Zero Squared Special: After Zizek vs. Peterson

Apr 30th, 2019 | By | Category: Articles, Zero Squared

Nikos Sotirakopoulos and Ashley Frawley join Doug in this special, mostly unedited, episode of the Zero Squared podcast. This was recorded on the fly as a way to have a quick conversation about the Zizek vs. Peterson debate and, as a way to continue the debate. Nikos is a committed Randian while Ashley Frawley and Doug are both Marxists.

Hope you enjoy this conversation/debate. It is being released for everyone.

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2 Comments to “Zero Squared Special: After Zizek vs. Peterson”

  1. dmf says:

    in more recent lectures Zizek explains his take that it wasn’t really a debate offers a bit more about his philosophical differences with Peterson and then outlines some of the issues he thinks will take a new world order to address:

  2. dmf says:

    Peterson did offer a definition along the lines of “postmodernism” as the oppressed being the bearers (if not the embodiment) of Rightness which he wrongly attributed to Derrida and Foucault, unfortunately rather than correct him Zizek changed the subject by saying that he rejects Foucault for a kind of incrementalism rather than being a revolutionary (would be interesting to know what he thinks of Foucault’s support of the Iranian revolution).

    On the question of Marx and knowledge/knowing you should interview Ray Brassier
    “Abstract: Marx’s distinction between concrete-in-thought and concretein-reality does not invoke a conceptual or empirical difference but a
    difference-in-act. This difference is verified in social practice rather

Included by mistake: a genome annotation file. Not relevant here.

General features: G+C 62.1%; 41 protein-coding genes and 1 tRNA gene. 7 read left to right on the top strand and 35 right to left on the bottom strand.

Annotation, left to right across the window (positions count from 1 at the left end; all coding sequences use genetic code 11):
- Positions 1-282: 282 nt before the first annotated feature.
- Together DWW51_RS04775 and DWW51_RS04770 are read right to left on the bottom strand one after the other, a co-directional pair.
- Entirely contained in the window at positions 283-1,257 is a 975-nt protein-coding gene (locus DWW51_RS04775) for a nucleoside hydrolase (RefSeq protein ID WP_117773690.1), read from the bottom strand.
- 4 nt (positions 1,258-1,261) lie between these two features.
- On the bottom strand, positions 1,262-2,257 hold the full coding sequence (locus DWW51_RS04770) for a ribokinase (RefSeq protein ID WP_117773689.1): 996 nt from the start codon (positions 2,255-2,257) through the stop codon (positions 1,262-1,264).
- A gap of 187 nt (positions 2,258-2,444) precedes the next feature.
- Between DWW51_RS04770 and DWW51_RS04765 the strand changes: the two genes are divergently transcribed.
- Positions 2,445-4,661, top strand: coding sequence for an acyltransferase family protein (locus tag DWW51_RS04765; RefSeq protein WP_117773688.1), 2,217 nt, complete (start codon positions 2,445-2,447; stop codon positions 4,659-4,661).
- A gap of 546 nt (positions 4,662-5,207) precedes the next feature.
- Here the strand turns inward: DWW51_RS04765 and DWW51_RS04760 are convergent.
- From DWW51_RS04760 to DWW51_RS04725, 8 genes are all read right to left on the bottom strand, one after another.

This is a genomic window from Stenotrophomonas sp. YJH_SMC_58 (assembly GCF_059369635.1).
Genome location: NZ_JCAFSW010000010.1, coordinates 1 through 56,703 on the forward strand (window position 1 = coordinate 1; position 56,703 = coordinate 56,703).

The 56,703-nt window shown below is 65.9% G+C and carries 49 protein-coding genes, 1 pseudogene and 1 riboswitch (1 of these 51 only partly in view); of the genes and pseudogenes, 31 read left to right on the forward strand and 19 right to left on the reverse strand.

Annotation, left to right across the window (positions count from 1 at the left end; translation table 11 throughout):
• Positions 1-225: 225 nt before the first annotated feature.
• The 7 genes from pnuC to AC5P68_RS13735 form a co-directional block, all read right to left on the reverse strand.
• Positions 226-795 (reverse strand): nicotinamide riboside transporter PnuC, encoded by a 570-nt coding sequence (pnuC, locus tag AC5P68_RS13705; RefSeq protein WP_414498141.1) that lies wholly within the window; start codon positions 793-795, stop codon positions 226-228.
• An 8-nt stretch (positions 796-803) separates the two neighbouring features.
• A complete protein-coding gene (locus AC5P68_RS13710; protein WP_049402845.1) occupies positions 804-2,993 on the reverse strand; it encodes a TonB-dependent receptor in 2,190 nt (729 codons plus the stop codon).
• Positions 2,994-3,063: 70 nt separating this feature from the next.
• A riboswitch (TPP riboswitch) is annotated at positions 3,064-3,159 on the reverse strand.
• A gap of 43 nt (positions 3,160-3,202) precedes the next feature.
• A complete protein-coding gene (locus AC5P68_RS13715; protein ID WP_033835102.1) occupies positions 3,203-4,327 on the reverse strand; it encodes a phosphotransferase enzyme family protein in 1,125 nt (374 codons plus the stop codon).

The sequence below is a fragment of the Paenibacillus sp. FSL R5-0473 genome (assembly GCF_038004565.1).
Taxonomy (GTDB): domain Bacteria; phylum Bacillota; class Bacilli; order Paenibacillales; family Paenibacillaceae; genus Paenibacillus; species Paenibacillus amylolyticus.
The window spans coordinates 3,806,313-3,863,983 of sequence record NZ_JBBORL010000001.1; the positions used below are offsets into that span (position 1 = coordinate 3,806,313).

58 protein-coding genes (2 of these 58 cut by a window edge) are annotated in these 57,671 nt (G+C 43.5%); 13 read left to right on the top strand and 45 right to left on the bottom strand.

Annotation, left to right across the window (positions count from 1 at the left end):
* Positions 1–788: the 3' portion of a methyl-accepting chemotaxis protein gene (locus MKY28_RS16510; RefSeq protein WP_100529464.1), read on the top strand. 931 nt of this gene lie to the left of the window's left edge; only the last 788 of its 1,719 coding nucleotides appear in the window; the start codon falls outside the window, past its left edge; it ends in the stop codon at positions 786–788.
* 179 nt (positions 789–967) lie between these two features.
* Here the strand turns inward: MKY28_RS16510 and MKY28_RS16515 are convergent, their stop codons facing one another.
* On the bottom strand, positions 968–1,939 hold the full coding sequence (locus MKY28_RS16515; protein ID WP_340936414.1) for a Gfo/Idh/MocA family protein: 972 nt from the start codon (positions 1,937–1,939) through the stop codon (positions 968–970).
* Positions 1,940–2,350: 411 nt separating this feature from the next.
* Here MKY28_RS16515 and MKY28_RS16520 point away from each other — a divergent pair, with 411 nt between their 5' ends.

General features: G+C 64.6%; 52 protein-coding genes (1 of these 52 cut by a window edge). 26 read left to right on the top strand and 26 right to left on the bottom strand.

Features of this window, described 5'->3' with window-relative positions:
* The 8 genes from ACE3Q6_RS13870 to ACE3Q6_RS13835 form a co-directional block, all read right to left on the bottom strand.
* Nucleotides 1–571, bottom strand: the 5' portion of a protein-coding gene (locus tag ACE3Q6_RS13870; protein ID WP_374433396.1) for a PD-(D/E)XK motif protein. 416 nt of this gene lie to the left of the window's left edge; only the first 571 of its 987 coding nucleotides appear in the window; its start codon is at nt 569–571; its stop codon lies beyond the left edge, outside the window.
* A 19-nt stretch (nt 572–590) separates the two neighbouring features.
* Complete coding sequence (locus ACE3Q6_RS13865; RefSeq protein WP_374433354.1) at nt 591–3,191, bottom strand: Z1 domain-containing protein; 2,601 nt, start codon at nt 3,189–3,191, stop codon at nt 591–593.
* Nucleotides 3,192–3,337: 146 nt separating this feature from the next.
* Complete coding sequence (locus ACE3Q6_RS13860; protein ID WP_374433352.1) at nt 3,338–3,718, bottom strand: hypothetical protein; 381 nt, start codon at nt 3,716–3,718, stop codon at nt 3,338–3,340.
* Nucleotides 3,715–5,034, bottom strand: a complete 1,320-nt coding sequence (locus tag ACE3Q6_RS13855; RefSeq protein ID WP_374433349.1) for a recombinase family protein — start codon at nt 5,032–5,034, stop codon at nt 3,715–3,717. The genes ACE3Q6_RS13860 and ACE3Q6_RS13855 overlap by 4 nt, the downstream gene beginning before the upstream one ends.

than in thought. The actuality of practice verifies that of thought without
    there being a metaphysical correspondence between them. While
    thought can adequately represent the structure of practice, there is no
    similarity or resemblance between the structure of thought (what is
    concrete-in-thought) and that of practice (concrete-in-reality). What
    is concrete-in-reality is a practical act whose nature does not reveal
    itself either to those executing it or to the theoretical consciousness
    that takes the consciousness of practitioners as its starting point.
    This has ramifications for Marx’s critique of reification as well as his
    distinction between ‘living’ and ‘dead’ labour. I argue that Marx’s critique
    of reification is epistemological, not ontological, and that the contrast
    between objectivating and objectified labour is not a metaphysical
    contrast between authentic and inauthentic existence or between lived
    and represented experience. Rather, it is a formal contrast between
    unconscious (unvalidated) practice and conscious (socially validated)
    activity. Nevertheless, this contrast has an ontological premise: the
    actuality of the exchange abstraction depends upon an act that is not
    actually exchanged (socially valorized). “

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